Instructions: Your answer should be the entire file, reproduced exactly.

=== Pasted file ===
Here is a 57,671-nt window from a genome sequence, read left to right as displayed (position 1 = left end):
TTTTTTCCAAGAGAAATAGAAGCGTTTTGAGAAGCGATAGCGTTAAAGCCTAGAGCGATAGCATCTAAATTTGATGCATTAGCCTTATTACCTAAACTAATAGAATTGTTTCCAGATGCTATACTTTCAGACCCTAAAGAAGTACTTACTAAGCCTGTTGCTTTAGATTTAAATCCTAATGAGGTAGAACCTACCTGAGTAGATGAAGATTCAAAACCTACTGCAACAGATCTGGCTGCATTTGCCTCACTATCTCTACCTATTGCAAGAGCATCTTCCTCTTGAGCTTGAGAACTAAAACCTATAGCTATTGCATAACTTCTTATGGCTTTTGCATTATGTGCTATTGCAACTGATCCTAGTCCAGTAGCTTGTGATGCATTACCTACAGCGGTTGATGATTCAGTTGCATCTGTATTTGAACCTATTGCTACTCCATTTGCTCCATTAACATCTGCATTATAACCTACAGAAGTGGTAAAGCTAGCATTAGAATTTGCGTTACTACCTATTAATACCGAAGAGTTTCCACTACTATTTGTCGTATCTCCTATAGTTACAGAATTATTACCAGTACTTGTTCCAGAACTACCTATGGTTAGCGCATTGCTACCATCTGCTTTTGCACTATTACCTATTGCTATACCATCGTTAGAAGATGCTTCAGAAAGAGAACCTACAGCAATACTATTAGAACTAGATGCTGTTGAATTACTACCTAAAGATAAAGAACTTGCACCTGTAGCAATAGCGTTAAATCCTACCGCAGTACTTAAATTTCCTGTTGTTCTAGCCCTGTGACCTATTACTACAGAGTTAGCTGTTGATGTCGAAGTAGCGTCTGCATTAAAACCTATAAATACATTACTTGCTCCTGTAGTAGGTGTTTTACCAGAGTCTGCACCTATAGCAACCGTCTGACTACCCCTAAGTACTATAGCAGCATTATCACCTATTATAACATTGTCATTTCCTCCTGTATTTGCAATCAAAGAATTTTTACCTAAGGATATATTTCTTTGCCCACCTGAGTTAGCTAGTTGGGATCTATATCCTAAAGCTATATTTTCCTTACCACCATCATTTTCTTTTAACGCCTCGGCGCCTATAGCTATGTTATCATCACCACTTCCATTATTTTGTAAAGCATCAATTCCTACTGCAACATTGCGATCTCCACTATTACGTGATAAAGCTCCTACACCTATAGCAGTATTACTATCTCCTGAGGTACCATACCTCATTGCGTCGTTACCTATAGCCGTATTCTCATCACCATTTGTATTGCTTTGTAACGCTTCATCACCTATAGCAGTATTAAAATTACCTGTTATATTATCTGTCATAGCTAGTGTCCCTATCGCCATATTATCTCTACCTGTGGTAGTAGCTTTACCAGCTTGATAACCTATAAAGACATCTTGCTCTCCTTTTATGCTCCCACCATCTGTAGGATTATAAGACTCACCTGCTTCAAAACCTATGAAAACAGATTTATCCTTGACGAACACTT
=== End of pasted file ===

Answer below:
Here is a 57,671-nt window from a genome sequence, read left to right as displayed (position 1 = left end):
TTTTTTCCAAGAGAAATAGAAGCGTTTTGAGAAGCGATAGCGTTAAAGCCTAGAGCGATAGCATCTAAATTTGATGCATTAGCCTTATTACCTAAACTAATAGAATTGTTTCCAGATGCTATACTTTCAGACCCTAAAGAAGTACTTACTAAGCCTGTTGCTTTAGATTTAAATCCTAATGAGGTAGAACCTACCTGAGTAGATGAAGATTCAAAACCTACTGCAACAGATCTGGCTGCATTTGCCTCACTATCTCTACCTATTGCAAGAGCATCTTCCTCTTGAGCTTGAGAACTAAAACCTATAGCTATTGCATAACTTCTTATGGCTTTTGCATTATGTGCTATTGCAACTGATCCTAGTCCAGTAGCTTGTGATGCATTACCTACAGCGGTTGATGATTCAGTTGCATCTGTATTTGAACCTATTGCTACTCCATTTGCTCCATTAACATCTGCATTATAACCTACAGAAGTGGTAAAGCTAGCATTAGAATTTGCGTTACTACCTATTAATACCGAAGAGTTTCCACTACTATTTGTCGTATCTCCTATAGTTACAGAATTATTACCAGTACTTGTTCCAGAACTACCTATGGTTAGCGCATTGCTACCATCTGCTTTTGCACTATTACCTATTGCTATACCATCGTTAGAAGATGCTTCAGAAAGAGAACCTACAGCAATACTATTAGAACTAGATGCTGTTGAATTACTACCTAAAGATAAAGAACTTGCACCTGTAGCAATAGCGTTAAATCCTACCGCAGTACTTAAATTTCCTGTTGTTCTAGCCCTGTGACCTATTACTACAGAGTTAGCTGTTGATGTCGAAGTAGCGTCTGCATTAAAACCTATAAATACATTACTTGCTCCTGTAGTAGGTGTTTTACCAGAGTCTGCACCTATAGCAACCGTCTGACTACCCCTAAGTACTATAGCAGCATTATCACCTATTATAACATTGTCATTTCCTCCTGTATTTGCAATCAAAGAATTTTTACCTAAGGATATATTTCTTTGCCCACCTGAGTTAGCTAGTTGGGATCTATATCCTAAAGCTATATTTTCCTTACCACCATCATTTTCTTTTAACGCCTCGGCGCCTATAGCTATGTTATCATCACCACTTCCATTATTTTGTAAAGCATCAATTCCTACTGCAACATTGCGATCTCCACTATTACGTGATAAAGCTCCTACACCTATAGCAGTATTACTATCTCCTGAGGTACCATACCTCATTGCGTCGTTACCTATAGCCGTATTCTCATCACCATTTGTATTGCTTTGTAACGCTTCATCACCTATAGCAGTATTAAAATTACCTGTTATATTATCTGTCATAGCTAGTGTCCCTATCGCCATATTATCTCTACCTGTGGTAGTAGCTTTACCAGCTTGATAACCTATAAAGACATCTTGCTCTCCTTTTATGCTCCCACCATCTGTAGGATTATAAGACTCACCTGCTTCAAAACCTATGAAAACAGATTTATCCTTGACGAACACTT